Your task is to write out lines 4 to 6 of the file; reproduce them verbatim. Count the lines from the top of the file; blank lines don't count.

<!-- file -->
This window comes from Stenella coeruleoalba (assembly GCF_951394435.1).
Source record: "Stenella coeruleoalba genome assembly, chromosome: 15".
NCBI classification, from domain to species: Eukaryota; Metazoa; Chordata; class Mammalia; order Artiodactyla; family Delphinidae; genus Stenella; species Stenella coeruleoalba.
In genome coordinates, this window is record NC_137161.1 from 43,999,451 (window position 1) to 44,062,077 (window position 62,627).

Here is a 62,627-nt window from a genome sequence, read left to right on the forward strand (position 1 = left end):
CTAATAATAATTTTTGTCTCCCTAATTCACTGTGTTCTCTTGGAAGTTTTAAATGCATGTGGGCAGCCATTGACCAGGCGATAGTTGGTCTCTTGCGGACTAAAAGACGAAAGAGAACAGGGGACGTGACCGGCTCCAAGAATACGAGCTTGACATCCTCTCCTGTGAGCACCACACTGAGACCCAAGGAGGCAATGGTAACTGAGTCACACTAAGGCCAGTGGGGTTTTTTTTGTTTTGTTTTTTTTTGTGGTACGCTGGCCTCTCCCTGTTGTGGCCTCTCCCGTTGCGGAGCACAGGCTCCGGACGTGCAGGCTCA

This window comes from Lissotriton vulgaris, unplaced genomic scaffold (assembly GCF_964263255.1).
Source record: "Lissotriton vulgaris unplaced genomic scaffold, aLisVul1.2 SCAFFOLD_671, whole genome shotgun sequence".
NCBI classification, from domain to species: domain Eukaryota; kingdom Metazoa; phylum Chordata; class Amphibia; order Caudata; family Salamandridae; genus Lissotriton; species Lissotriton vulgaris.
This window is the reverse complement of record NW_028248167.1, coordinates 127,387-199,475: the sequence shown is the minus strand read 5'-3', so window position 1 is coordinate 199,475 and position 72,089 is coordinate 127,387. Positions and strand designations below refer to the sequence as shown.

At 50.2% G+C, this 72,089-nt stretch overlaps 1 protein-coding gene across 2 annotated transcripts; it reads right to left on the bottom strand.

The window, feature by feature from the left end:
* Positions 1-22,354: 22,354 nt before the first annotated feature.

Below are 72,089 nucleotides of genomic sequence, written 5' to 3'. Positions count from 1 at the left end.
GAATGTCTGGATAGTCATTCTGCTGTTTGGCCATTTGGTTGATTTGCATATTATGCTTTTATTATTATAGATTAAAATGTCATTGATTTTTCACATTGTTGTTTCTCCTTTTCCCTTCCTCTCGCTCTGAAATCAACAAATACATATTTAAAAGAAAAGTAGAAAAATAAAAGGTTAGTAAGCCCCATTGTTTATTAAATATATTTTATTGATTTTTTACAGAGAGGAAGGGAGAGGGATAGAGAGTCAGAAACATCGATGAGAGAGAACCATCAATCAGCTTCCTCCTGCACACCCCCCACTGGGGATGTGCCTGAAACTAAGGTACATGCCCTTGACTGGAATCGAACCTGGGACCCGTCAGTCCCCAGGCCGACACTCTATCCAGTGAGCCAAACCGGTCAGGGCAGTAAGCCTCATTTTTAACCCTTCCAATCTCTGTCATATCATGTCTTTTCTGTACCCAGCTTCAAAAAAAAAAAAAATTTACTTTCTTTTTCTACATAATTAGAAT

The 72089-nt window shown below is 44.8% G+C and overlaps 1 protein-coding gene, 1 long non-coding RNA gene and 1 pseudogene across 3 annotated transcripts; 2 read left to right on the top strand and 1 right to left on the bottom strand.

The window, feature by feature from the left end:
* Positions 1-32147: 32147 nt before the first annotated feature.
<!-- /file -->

In genome coordinates, this window is record NC_137161.1 from 43,999,451 (window position 1) to 44,062,077 (window position 62,627).

Here is a 62,627-nt window from a genome sequence, read left to right on the forward strand (position 1 = left end):
CTAATAATAATTTTTGTCTCCCTAATTCACTGTGTTCTCTTGGAAGTTTTAAATGCATGTGGGCAGCCATTGACCAGGCGATAGTTGGTCTCTTGCGGACTAAAAGACGAAAGAGAACAGGGGACGTGACCGGCTCCAAGAATACGAGCTTGACATCCTCTCCTGTGAGCACCACACTGAGACCCAAGGAGGCAATGGTAACTGAGTCACACTAAGGCCAGTGGGGTTTTTTTTGTTTTGTTTTTTTTTGTGGTACGCTGGCCTCTCCCTGTTGTGGCCTCTCCCGTTGCGGAGCACAGGCTCCGGACGTGCAGGCTCA